With little information to go on, researchers ended up speculating on who launched the attacks and why, although several agreed that Twitter's infrastructure needed immediate strengthening.
"If you monitor the hacking forums, it's clear they're pissed at Twitter," said Richard Stiennon, founder of IT-Harvest, a security research firm. "Twitter came out of nowhere. Hackers hated that. They'd been using forums and IRC to communicate, and all of a sudden, the rest of the world has their own thing in Twitter."
To Stiennon's thinking, the rise of Twitter -- and the backlash against it -- resembles the situation in the 1990s, when AOL rose to prominence, but tech-savvy users denigrated it as little more than a glorified BBS (bulletin board system).
"It's the same thing now," Stiennon said. "They look at Twitter and think, 'there goes the neighborhood.' So they wanted to demonstrate that they could take it down and generate news at the same time."
Roger Thompson, chief research officer at AVG Technologies, has a different idea.
"I think it was a vigilante," he said, "who wants to call attention to the danger of botnets."
Thompson's theory posits that the vigilante -- perhaps a security professional -- assembled a small botnet, then aimed it at Twitter and Facebook, which was also attacked Thursday. He based his idea on several similarities to the distributed denial-of-service (DDoS) attacks that hammered U.S. government and South Korean commercial sites in early July.
Those attacks, at one point thought to originate from North Korea, were unfocused, had no noticeable political agenda and most important, ended with the botnet controller ordering the machines to self-destruct by wiping their hard drives.
"Who builds a botnet, then destroys it?" Thompson asked. "That's just crazy."
In fact, Thompson said he believed the Twitter hacker was the same person who ran the U.S./South Korea DDoS almost exactly a month ago. "No one profits from DDoS-ing Twitter," he said. "The only possible explanation is that someone wanted to make people think about something, and I think that something is botnets.
"Botnets are a very big problem, but no one does anything about them," he added.
Both Stiennon and Thompson used the word "easy" to describe the kind of DDoS attack required to successfully attack Twitter and other Web sites. "It wouldn't take a real big botnet," said Thompson. One with 20,000 to 30,000 bots could have spoiled Twitter's day."
A different motivation surfaced late Thursday, when a Facebook executive told CNET News that his company believed the attacks were directed against one individual, a pro-Georgian blogger identified only as "Cyxymu," who had accounts on Facebook, Twitter, LiveJournal and Google Inc.'s Blogger and YouTube.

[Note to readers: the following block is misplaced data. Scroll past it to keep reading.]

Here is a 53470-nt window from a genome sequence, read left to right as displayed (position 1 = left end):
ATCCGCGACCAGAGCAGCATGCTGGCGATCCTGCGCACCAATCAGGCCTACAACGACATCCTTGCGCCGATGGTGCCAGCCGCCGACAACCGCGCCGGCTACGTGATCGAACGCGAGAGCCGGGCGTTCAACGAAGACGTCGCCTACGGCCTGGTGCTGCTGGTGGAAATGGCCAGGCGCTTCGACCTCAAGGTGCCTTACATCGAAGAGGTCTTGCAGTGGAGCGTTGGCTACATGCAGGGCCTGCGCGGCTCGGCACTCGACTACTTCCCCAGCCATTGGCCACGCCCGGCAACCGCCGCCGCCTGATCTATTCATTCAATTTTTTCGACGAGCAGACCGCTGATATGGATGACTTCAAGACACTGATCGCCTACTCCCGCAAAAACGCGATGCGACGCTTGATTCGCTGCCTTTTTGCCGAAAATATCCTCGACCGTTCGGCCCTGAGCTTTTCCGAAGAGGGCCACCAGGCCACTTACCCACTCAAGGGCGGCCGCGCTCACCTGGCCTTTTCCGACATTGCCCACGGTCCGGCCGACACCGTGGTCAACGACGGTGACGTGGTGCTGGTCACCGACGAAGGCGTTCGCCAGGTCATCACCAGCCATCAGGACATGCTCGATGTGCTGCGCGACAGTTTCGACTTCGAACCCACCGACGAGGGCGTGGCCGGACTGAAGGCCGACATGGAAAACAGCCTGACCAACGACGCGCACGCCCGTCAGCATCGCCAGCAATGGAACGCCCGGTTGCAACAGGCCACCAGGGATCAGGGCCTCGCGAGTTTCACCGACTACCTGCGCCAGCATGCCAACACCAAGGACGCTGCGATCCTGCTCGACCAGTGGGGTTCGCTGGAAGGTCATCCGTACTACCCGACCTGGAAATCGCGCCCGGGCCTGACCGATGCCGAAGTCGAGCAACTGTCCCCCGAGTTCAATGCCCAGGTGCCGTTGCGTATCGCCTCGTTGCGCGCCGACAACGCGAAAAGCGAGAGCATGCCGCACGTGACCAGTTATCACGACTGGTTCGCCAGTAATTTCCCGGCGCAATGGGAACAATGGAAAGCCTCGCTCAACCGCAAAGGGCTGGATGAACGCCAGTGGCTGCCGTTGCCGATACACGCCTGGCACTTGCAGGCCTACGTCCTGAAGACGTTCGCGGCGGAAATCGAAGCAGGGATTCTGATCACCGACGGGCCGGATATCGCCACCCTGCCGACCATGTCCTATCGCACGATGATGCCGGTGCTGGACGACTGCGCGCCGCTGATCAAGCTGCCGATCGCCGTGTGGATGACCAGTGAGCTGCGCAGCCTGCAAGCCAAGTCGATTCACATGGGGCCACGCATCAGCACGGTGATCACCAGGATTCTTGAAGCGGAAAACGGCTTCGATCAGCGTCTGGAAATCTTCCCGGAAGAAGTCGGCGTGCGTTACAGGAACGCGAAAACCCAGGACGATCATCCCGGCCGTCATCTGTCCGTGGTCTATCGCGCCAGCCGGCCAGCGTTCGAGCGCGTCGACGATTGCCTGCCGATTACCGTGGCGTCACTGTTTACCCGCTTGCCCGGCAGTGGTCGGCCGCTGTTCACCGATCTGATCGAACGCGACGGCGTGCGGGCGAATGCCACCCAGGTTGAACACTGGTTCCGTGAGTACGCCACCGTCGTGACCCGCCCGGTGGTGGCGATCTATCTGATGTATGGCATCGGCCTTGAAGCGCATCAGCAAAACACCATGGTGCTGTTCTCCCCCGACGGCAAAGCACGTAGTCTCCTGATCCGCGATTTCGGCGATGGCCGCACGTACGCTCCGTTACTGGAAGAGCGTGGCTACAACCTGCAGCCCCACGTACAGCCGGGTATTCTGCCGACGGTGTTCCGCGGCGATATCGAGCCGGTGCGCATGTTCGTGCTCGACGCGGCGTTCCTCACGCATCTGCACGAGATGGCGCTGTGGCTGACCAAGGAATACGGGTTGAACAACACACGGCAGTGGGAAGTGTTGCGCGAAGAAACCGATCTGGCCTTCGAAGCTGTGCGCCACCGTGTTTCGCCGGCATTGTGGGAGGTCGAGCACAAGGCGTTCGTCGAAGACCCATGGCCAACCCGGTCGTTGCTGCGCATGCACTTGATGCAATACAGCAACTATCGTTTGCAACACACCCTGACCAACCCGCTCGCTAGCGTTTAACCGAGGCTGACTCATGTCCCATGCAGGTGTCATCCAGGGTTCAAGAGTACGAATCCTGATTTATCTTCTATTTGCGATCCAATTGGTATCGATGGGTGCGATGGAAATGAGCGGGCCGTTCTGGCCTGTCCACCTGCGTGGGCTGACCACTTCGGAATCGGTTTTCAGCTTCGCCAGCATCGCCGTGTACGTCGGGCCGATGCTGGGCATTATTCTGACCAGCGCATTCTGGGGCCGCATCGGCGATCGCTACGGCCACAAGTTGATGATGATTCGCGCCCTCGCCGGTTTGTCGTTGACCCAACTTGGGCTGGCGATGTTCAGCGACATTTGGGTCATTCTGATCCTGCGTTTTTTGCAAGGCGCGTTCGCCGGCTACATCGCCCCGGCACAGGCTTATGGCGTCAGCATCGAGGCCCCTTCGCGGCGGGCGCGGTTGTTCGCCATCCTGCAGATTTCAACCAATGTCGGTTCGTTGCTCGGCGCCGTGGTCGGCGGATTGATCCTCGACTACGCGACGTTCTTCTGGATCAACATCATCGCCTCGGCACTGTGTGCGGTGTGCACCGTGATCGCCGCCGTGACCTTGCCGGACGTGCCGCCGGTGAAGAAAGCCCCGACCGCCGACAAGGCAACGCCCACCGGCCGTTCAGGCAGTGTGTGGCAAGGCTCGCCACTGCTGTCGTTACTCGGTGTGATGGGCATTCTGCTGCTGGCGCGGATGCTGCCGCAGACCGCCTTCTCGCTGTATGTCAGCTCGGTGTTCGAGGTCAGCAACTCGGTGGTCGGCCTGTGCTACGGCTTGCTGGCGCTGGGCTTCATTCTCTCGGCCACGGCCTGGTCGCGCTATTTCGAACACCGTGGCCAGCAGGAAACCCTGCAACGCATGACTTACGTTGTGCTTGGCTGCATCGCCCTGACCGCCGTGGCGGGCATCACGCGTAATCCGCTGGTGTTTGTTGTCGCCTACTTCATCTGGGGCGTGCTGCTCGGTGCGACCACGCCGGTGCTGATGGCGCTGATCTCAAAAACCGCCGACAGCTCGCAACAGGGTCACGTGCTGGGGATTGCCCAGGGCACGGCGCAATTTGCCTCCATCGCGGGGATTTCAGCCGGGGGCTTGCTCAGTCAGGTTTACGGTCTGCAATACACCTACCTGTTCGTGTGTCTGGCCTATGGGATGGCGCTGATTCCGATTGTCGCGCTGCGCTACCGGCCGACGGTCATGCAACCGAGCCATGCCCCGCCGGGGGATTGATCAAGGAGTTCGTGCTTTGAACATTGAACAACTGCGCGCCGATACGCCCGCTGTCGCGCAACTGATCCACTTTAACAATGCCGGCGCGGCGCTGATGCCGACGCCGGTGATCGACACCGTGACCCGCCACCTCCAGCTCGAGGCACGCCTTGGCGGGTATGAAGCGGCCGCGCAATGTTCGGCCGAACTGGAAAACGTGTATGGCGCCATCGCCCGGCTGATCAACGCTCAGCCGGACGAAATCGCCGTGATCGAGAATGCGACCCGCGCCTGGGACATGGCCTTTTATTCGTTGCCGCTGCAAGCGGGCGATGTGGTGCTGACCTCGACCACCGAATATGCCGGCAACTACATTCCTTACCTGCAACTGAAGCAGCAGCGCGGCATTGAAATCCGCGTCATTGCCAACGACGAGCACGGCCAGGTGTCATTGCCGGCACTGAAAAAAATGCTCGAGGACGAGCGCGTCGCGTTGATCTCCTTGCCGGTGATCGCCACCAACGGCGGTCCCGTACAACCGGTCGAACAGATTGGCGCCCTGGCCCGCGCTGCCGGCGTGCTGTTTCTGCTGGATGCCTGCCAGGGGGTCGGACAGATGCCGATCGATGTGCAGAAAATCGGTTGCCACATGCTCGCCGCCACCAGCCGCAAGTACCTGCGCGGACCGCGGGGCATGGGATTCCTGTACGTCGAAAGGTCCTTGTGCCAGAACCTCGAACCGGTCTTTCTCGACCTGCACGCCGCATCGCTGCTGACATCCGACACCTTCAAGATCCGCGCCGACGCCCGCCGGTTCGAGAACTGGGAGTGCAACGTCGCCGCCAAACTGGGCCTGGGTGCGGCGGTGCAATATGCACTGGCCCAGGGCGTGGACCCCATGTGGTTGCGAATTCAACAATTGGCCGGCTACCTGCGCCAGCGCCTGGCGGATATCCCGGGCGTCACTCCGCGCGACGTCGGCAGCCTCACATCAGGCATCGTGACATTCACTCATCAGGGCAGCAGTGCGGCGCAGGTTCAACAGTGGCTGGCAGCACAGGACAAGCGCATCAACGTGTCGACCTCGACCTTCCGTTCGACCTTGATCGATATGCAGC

"It was a simultaneous attack across a number of properties targeting him to keep his voice from being heard," Max Kelly, Facebook's chief security officer, said.
One thing security researchers seemed to agree on was that Twitter needed to bolster its Web infrastructure, or it will invite further attacks. "If Twitter is following the usual commercial site approach to plan for a 100% traffic increase, it would be easy for a DDoS to take it down," Stiennon said.
"Twitter has to [re-examine] their infrastructure," Stiennon recommended. "It wouldn't take much more than $10 million to double the transaction capacity from what they have had. I'd double that or even quadruple that right away."
Barrett Lyon, the former chief technology officer and co-founder of BitGravity, and a noted expert on DDoS attacks, concurred. He and Stiennon collaborated yesterday in an attempt to dig up information about the Twitter attack; Lyon pegged the attack a DDoS before Twitter acknowledged it later Thursday morning.
"It's pretty clear [Twitter is] ready for a redesign," Lyon said in an entry to his personal blog. "They need their own autonomous network, bring in bandwidth from many different providers, and have several layers of security. Building a strong ACL border and a nice mitigation layer would make a lot of sense for a company that is enabling communication."
According to Lyon, Twitter relies on just one vendor to provide its link to the Internet backbone: NTT Communications, a subsidiary of Nippon Telegraph and Telephone, based in Tokyo.
"I would guess something in their load balancing farm was not configured to deal with the attack or this would have just been absorbed without much notice," said Lyon, who noted that Facebook, which has a much more robust infrastructure, largely escaped harm.
Thompson, meanwhile, said if his premise is correct, Twitter may not have much time to get its act together. Noting the monthlong gap between the July DDoS attacks against U.S. and South Korean sites and Thursday's assault on Twitter and others, he said the vigilante might strike again using the same timeline.
"If I was a betting man, I'd be betting on another one in early September," Thompson said.